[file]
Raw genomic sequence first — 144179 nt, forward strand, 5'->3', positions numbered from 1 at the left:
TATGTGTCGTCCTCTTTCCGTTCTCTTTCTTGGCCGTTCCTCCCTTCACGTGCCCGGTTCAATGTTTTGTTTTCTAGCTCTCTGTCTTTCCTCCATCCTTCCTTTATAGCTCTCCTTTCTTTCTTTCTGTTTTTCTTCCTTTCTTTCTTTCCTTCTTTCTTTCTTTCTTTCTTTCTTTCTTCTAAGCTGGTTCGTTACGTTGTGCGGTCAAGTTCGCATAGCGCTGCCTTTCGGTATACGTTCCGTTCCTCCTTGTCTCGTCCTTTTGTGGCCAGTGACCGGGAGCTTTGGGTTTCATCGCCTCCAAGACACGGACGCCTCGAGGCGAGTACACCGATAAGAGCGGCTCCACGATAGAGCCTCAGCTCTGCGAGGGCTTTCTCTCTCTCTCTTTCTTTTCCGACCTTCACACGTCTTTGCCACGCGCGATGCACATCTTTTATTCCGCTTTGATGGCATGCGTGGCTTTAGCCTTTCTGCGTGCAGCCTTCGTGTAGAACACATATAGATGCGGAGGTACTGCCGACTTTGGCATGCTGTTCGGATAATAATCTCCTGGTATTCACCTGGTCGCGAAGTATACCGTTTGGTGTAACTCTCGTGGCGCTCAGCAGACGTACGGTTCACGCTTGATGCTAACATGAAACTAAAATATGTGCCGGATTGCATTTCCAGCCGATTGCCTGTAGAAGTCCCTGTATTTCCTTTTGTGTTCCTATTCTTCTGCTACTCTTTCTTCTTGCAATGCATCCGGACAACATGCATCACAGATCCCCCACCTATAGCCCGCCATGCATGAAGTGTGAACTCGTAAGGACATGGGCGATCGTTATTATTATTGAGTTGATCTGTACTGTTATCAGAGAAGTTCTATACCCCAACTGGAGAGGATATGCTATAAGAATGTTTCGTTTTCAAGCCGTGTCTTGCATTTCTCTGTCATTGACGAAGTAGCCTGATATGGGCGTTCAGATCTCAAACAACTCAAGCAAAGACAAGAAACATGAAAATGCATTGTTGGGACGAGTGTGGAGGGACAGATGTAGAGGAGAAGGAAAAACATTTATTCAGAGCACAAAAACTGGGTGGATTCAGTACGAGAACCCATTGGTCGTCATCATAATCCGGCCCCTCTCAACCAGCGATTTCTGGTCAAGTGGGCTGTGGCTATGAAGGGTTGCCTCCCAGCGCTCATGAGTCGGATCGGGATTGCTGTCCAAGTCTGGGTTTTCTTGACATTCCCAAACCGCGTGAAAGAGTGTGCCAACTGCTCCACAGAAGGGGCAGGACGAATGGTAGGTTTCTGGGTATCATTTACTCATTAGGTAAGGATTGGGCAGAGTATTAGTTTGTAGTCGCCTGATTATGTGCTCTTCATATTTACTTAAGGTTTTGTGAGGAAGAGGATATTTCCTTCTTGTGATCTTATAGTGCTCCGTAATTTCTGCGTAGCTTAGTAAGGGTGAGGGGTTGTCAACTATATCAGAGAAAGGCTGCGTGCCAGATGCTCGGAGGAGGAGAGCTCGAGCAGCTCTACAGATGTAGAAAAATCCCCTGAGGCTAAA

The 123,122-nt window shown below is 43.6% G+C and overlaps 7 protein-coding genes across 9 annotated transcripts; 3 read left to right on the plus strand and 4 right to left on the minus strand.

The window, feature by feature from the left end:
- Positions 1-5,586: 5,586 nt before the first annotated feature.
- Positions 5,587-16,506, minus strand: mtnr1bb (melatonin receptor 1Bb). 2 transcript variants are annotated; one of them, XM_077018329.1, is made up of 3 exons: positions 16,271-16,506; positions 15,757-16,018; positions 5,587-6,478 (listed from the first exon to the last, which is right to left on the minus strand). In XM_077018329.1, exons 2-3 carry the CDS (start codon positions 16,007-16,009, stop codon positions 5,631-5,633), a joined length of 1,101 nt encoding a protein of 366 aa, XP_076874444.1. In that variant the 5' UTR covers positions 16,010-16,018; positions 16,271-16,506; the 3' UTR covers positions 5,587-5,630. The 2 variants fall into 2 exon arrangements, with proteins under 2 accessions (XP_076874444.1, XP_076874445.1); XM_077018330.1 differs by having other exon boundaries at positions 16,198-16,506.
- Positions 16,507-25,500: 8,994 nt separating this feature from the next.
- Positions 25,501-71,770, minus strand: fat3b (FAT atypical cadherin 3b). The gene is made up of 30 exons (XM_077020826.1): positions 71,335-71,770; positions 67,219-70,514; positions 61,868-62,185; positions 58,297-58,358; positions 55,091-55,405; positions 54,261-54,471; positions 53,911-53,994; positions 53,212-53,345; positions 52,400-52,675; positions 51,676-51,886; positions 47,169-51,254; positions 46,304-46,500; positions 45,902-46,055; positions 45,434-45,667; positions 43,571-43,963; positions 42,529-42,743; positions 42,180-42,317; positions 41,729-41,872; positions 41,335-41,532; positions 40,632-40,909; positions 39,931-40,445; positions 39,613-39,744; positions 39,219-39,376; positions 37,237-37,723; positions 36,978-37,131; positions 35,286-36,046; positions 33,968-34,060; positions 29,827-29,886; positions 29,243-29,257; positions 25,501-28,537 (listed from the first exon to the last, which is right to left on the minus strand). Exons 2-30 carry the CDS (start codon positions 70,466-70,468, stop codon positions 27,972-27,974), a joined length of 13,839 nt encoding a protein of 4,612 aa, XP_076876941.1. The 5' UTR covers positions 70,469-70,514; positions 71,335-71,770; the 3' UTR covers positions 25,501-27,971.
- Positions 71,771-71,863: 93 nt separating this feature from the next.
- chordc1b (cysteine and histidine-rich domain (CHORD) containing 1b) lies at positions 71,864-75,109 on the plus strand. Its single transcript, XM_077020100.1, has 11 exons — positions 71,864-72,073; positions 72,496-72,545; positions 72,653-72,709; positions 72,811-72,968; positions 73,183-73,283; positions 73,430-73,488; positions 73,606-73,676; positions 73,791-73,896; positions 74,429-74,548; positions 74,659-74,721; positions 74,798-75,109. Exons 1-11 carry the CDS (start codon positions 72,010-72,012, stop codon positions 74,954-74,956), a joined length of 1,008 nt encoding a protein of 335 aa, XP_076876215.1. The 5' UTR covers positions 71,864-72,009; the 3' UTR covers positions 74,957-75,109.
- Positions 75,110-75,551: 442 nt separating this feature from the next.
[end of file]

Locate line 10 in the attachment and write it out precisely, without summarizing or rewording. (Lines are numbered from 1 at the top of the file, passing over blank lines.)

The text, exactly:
- chordc1b (cysteine and histidine-rich domain (CHORD) containing 1b) lies at positions 71,864-75,109 on the plus strand. Its single transcript, XM_077020100.1, has 11 exons — positions 71,864-72,073; positions 72,496-72,545; positions 72,653-72,709; positions 72,811-72,968; positions 73,183-73,283; positions 73,430-73,488; positions 73,606-73,676; positions 73,791-73,896; positions 74,429-74,548; positions 74,659-74,721; positions 74,798-75,109. Exons 1-11 carry the CDS (start codon positions 72,010-72,012, stop codon positions 74,954-74,956), a joined length of 1,008 nt encoding a protein of 335 aa, XP_076876215.1. The 5' UTR covers positions 71,864-72,009; the 3' UTR covers positions 74,957-75,109.